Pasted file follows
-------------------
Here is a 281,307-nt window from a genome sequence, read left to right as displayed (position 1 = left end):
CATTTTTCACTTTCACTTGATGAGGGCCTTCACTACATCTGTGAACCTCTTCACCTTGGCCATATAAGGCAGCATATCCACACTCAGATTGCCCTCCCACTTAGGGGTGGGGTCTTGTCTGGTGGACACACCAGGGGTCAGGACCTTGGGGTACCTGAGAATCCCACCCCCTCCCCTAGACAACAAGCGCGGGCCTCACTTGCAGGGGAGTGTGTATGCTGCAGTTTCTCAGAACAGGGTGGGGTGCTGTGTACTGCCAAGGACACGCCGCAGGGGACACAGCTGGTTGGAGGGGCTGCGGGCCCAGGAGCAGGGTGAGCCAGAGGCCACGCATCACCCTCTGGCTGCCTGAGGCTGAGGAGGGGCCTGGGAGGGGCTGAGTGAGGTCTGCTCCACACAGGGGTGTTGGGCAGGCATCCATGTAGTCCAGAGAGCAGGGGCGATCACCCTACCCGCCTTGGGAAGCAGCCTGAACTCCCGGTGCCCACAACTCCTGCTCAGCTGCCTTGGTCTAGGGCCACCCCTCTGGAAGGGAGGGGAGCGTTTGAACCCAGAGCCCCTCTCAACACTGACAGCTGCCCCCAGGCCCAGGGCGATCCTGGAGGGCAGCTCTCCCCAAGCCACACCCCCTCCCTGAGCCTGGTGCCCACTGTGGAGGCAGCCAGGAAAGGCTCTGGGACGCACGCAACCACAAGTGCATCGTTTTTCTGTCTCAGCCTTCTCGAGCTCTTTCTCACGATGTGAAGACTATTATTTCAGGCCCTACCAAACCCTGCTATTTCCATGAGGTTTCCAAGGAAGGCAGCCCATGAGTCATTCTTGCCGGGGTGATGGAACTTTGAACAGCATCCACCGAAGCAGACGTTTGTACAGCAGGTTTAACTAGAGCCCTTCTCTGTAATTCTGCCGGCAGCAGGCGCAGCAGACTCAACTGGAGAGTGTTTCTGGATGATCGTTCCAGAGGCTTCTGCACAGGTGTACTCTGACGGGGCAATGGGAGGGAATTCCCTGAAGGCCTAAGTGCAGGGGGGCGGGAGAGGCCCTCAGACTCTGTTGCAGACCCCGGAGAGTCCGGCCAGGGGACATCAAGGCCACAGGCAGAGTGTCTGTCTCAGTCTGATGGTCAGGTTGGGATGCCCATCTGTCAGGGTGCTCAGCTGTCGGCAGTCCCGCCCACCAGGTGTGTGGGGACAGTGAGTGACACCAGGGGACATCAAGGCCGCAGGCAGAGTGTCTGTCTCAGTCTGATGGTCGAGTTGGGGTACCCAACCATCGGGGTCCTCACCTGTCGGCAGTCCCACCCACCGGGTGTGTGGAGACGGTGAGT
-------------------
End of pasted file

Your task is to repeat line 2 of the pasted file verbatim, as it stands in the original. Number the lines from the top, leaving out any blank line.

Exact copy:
CATTTTTCACTTTCACTTGATGAGGGCCTTCACTACATCTGTGAACCTCTTCACCTTGGCCATATAAGGCAGCATATCCACACTCAGATTGCCCTCCCACTTAGGGGTGGGGTCTTGTCTGGTGGACACACCAGGGGTCAGGACCTTGGGGTACCTGAGAATCCCACCCCCTCCCCTAGACAACAAGCGCGGGCCTCACTTGCAGGGGAGTGTGTATGCTGCAGTTTCTCAGAACAGGGTGGGGTGCTGTGTACTGCCAAGGACACGCCGCAGGGGACACAGCTGGTTGGAGGGGCTGCGGGCCCAGGAGCAGGGTGAGCCAGAGGCCACGCATCACCCTCTGGCTGCCTGAGGCTGAGGAGGGGCCTGGGAGGGGCTGAGTGAGGTCTGCTCCACACAGGGGTGTTGGGCAGGCATCCATGTAGTCCAGAGAGCAGGGGCGATCACCCTACCCGCCTTGGGAAGCAGCCTGAACTCCCGGTGCCCACAACTCCTGCTCAGCTGCCTTGGTCTAGGGCCACCCCTCTGGAAGGGAGGGGAGCGTTTGAACCCAGAGCCCCTCTCAACACTGACAGCTGCCCCCAGGCCCAGGGCGATCCTGGAGGGCAGCTCTCCCCAAGCCACACCCCCTCCCTGAGCCTGGTGCCCACTGTGGAGGCAGCCAGGAAAGGCTCTGGGACGCACGCAACCACAAGTGCATCGTTTTTCTGTCTCAGCCTTCTCGAGCTCTTTCTCACGATGTGAAGACTATTATTTCAGGCCCTACCAAACCCTGCTATTTCCATGAGGTTTCCAAGGAAGGCAGCCCATGAGTCATTCTTGCCGGGGTGATGGAACTTTGAACAGCATCCACCGAAGCAGACGTTTGTACAGCAGGTTTAACTAGAGCCCTTCTCTGTAATTCTGCCGGCAGCAGGCGCAGCAGACTCAACTGGAGAGTGTTTCTGGATGATCGTTCCAGAGGCTTCTGCACAGGTGTACTCTGACGGGGCAATGGGAGGGAATTCCCTGAAGGCCTAAGTGCAGGGGGGCGGGAGAGGCCCTCAGACTCTGTTGCAGACCCCGGAGAGTCCGGCCAGGGGACATCAAGGCCACAGGCAGAGTGTCTGTCTCAGTCTGATGGTCAGGTTGGGATGCCCATCTGTCAGGGTGCTCAGCTGTCGGCAGTCCCGCCCACCAGGTGTGTGGGGACAGTGAGTGACACCAGGGGACATCAAGGCCGCAGGCAGAGTGTCTGTCTCAGTCTGATGGTCGAGTTGGGGTACCCAACCATCGGGGTCCTCACCTGTCGGCAGTCCCACCCACCGGGTGTGTGGAGACGGTGAGT